शनिवार, 26 मार्च 2011

Church supported terrorism in North-east India: At odds with the cross

Two indigenous groups with a lived history of centuries of civilisational amity are supposedly engaged in fratricidal conflict in Assam's Karbi Anglong district. To the bewilderment of the majority of Karbis and Dimasas, gangs of armed and hooded goons have been killing members of both tribes since late September, while sparking rumours that the other group is behind the killings.

The gangs carry modern weapons but hack their victims with the traditional dao, and their modus operandi does not conform to the usual forms of killing in the Northeast.

The general calm among the civilian population of both tribes, despite media hype over ethnic strife, led their leaders to believe that hidden forces are operating behind the scenes. A joint delegation of Karbi and Dimasa leaders visited the capital last month to apprise Home Minister Shivraj Patil of their suspicions that hostile elements are making mischief to seize sensitive territory.

Their concerns are central to any discussion on the nation's territorial integrity as there is an intimate relationship between land and faith. In the Indian experience, change of faith has resulted in change of national loyalty. The violent Tamil secessionist movement collapsed because the cultural unity of the Indic civilisation overcame colonialism's divisive Aryan-Dravidian legacy.

In contrast, regions where Islam became predominant seceded from the motherland. The eminent religious studies scholar Arvind Sharma feels Hindus should reject the British-imposed term "Partition," as the division was not a mutual decision of the concerned parties; rather some parts were instigated to walk away.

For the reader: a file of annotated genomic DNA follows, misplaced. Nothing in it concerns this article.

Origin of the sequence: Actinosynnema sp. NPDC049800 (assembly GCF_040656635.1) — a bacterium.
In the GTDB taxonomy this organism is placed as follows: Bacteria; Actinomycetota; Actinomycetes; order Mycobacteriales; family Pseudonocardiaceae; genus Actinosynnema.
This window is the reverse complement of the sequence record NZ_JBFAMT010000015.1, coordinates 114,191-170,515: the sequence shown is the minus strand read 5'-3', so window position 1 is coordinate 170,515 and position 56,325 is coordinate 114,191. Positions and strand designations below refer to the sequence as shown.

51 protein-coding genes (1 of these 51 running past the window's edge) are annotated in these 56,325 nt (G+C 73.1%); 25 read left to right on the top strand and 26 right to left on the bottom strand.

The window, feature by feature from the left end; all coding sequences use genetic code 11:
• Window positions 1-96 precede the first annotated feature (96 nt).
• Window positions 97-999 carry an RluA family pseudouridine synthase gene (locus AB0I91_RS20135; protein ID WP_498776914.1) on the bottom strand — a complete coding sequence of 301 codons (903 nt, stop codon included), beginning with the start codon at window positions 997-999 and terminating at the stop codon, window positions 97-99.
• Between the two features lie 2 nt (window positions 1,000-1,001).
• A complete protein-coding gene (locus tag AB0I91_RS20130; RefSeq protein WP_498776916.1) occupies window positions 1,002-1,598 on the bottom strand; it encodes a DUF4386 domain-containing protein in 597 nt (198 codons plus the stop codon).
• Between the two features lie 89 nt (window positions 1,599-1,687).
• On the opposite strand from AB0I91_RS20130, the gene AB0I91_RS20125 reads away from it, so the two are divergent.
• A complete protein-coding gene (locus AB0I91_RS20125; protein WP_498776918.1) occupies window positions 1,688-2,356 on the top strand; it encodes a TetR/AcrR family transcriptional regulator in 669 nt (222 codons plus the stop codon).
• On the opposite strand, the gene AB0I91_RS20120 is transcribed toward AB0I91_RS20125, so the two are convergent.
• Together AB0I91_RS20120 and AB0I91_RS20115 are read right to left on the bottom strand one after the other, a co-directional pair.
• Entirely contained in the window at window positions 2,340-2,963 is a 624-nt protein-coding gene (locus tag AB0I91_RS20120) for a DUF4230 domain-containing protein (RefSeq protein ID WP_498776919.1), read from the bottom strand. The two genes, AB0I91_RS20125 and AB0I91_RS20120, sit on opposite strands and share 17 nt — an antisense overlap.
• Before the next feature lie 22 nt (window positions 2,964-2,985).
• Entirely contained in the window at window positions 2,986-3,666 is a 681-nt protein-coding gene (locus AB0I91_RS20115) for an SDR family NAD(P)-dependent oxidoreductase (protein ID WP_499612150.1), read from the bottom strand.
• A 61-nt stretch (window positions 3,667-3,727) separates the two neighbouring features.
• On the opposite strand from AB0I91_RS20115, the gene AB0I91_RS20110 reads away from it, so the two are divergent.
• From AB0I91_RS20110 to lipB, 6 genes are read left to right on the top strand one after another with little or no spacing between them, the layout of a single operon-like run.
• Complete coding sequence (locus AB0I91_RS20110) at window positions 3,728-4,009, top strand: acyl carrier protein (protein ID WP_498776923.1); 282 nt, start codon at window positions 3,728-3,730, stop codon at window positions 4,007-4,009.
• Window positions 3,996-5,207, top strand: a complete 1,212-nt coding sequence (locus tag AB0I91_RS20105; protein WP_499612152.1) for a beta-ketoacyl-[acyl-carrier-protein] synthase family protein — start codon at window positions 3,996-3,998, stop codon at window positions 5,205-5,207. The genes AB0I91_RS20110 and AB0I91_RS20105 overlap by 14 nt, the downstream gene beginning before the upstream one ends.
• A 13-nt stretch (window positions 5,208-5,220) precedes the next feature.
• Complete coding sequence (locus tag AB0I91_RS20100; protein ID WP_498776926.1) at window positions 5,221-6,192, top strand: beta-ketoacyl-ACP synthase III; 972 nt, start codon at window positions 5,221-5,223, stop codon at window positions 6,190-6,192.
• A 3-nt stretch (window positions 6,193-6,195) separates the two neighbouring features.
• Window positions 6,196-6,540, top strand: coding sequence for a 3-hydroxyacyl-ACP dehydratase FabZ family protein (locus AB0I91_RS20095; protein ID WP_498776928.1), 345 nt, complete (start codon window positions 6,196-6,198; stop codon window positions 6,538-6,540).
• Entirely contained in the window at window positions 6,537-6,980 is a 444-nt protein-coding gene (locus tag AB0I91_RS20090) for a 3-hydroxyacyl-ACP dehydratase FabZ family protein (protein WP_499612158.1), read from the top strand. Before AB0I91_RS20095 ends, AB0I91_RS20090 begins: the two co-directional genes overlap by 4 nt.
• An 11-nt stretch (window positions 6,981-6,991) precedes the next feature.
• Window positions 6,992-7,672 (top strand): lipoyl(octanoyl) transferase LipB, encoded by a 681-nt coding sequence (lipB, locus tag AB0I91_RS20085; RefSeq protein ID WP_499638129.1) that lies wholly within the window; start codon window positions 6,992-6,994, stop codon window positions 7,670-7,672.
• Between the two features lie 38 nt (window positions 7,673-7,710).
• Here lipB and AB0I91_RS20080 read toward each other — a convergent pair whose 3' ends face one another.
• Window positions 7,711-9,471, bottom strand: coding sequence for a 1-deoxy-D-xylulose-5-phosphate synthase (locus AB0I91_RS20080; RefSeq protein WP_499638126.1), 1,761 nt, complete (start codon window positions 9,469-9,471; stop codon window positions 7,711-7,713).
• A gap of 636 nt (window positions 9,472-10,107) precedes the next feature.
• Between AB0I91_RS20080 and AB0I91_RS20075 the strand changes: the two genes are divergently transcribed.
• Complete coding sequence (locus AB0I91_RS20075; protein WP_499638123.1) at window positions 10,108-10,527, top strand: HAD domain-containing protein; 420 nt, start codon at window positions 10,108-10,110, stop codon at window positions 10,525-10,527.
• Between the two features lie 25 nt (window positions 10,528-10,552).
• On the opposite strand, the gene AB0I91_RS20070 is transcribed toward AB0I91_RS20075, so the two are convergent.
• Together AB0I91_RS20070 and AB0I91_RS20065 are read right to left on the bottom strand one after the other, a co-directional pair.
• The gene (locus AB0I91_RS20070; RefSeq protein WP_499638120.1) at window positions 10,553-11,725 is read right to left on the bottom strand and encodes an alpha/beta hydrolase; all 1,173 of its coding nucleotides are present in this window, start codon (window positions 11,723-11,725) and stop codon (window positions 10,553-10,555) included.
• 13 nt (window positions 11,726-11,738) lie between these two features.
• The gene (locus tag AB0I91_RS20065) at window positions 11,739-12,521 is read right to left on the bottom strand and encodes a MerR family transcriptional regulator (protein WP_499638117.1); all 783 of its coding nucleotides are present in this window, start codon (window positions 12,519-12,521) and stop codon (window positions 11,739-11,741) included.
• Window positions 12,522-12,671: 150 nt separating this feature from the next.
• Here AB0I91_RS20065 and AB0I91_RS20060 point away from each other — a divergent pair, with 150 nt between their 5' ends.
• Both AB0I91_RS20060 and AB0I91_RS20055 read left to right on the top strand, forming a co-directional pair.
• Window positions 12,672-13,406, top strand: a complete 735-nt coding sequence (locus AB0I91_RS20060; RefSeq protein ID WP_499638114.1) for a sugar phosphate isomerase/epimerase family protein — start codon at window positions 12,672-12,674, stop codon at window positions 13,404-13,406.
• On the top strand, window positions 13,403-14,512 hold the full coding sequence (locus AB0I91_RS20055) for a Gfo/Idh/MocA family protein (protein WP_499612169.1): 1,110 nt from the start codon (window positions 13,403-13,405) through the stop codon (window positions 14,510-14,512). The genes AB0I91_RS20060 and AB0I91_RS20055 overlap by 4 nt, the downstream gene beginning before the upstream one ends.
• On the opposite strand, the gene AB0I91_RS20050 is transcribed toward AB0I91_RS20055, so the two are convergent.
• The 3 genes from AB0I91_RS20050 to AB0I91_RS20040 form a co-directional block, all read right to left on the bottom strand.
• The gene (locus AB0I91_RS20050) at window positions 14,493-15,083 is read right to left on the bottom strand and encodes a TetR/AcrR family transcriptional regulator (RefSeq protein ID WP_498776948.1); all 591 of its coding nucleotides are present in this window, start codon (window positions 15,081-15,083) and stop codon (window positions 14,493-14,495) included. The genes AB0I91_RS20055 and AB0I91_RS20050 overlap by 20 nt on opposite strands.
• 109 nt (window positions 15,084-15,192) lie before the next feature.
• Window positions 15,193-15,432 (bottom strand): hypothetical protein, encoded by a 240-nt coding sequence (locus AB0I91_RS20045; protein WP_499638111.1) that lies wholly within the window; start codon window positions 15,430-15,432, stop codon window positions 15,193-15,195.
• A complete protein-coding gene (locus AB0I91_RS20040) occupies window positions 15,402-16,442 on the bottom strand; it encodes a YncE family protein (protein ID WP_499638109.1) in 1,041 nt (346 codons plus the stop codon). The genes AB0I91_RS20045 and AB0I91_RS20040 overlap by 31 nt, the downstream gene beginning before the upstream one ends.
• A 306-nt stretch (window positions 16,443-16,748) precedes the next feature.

Secession did nothing for common citizens in Pakistan or Bangladesh, but it gave post-colonial Western imperialists a foothold in our part of the world. Worse, the footprint is getting larger, whether or not we admit it. The Twin Towers tragedy gave America the opportunity to secure bases in Afghanistan and Peshawar (Uncle Sam does not easily relinquish bases offered by docile democrats and dictators), and the Kashmir earthquake has brought it literally on our head. We can ignore this altered geo-strategic environment at our own peril.

Even today, the regions where the country faces secessionist threats are those where internationally-funded religious conversions and religion-based infiltrations are altering the demographic profile, a fact substantiated statistically by Census 2001. In the circumstances, the Union Home Minister would do well to heed the Karbi-Dimasa cry for help.

Both claim a proud and ancient Hindu lineage - Dimasas claim descent from the Mahabharata hero Bhima, while Karbis claim to be the offspring of Hanuman's brother Sugriva. In fact, Karbis believe they came to the Northeast in search of purthemi kungripi (Sita Mata) during the Treta yuga, and failed to return to Ayodhya; Dimasas hold that they migrated from Hastinapur (Delhi) via Himachal Pradesh and Cooch Bihar, and established a kingdom at Dimapur, which they ruled for four hundred years.

Both tribes worship Mahadeo Shiva and other Hindu deities. Both communities are staunch nationalists and vigorously resist missionary activity in their areas, with the result that conversion is virtually nil among Dimasas and only five percent among Karbis.

Both tribes believe that the genesis of the present crisis lies in the National Socialist Council of Nagaland (Isak-Muivah) demand for Greater Nagaland (or Nagalim). They say an internationally-sponsored attempt is currently underway to create a Christian belt in the region, which is to include Chamling and Tirap districts of Arunachal Pradesh, Nagaland, Manipur, Karbi Anglong and North Cachar Hills of Assam, Mizoram and Meghalaya.